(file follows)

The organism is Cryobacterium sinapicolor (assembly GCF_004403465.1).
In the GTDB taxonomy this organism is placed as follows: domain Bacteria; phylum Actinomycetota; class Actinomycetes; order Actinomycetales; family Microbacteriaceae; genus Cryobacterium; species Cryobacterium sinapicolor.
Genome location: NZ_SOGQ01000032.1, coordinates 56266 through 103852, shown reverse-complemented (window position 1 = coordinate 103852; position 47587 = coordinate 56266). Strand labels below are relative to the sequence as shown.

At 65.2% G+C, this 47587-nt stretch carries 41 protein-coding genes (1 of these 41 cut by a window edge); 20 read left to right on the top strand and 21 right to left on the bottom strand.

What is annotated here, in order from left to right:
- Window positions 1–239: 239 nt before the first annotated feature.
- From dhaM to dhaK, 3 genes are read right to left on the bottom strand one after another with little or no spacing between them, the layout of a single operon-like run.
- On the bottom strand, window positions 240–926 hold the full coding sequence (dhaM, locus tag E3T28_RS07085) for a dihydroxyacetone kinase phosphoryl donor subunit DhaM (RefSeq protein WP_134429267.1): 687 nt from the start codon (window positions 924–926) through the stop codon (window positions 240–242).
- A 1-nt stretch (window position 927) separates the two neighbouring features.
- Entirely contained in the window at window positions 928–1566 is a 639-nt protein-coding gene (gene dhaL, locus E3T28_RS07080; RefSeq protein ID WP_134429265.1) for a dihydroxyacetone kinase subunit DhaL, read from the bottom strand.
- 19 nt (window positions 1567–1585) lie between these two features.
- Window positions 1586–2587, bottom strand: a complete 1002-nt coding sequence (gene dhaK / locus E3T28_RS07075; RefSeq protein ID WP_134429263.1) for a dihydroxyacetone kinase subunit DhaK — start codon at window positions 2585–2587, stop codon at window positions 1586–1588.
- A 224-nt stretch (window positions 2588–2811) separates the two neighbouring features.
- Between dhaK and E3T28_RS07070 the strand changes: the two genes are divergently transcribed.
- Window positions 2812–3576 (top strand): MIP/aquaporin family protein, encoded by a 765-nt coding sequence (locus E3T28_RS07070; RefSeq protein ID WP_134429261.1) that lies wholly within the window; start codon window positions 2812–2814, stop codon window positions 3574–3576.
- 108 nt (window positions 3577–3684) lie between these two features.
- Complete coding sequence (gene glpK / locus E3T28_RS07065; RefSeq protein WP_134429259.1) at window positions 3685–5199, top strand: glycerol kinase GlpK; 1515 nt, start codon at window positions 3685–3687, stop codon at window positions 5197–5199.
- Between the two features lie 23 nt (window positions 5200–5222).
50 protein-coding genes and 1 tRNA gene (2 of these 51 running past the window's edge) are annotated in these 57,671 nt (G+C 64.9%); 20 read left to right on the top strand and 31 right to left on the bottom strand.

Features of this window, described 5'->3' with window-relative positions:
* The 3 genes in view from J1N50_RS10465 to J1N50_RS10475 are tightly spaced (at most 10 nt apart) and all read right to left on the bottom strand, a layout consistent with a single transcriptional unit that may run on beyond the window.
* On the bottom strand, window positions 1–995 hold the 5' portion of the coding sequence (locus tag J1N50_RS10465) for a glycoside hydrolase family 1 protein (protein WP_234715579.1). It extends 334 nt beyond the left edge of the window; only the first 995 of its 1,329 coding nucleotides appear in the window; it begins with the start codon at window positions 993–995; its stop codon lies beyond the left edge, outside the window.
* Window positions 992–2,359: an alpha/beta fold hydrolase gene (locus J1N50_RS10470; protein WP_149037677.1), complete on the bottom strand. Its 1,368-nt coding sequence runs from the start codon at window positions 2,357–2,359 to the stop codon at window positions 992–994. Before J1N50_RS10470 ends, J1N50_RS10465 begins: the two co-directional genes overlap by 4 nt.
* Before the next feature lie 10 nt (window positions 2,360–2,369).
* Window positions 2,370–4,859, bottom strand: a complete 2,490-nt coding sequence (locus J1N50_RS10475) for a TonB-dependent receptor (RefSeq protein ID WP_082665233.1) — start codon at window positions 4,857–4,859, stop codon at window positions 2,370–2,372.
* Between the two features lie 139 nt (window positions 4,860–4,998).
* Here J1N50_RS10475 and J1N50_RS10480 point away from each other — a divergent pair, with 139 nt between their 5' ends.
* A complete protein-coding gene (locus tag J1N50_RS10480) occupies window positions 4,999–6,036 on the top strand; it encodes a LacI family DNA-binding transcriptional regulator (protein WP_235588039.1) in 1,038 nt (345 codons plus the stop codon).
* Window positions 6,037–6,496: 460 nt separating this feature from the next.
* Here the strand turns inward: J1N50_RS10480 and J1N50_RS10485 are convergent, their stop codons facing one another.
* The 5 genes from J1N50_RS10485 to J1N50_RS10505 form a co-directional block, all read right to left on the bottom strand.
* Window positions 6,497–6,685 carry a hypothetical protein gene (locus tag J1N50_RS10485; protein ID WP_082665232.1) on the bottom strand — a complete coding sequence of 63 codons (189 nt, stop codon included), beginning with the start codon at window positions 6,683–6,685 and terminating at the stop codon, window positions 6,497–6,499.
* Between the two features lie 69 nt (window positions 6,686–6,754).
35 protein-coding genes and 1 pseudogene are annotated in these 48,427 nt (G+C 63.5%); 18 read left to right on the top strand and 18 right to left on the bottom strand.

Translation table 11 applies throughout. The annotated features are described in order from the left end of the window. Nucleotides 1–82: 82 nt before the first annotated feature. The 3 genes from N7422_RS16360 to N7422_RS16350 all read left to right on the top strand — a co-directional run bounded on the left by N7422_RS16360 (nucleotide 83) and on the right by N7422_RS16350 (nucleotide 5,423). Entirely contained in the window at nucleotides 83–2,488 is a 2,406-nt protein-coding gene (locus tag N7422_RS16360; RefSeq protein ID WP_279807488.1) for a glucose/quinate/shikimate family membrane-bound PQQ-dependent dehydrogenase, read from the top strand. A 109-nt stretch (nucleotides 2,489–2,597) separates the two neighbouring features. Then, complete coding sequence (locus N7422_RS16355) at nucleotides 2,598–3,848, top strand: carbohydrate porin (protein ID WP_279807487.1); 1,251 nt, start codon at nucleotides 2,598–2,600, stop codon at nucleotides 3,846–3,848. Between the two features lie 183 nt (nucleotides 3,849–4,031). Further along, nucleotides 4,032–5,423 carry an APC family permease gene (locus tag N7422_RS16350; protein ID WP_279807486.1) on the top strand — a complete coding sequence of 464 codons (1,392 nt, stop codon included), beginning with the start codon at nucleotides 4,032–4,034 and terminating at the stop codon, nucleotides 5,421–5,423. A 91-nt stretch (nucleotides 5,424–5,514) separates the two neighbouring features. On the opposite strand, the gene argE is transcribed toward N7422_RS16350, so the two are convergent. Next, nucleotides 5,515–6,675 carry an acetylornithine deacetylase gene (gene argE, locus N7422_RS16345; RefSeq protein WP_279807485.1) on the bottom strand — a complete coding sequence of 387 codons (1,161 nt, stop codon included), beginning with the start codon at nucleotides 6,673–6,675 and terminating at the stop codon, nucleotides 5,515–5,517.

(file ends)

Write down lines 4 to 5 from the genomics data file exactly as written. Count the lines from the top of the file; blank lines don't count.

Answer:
At 65.2% G+C, this 47587-nt stretch carries 41 protein-coding genes (1 of these 41 cut by a window edge); 20 read left to right on the top strand and 21 right to left on the bottom strand.

What is annotated here, in order from left to right: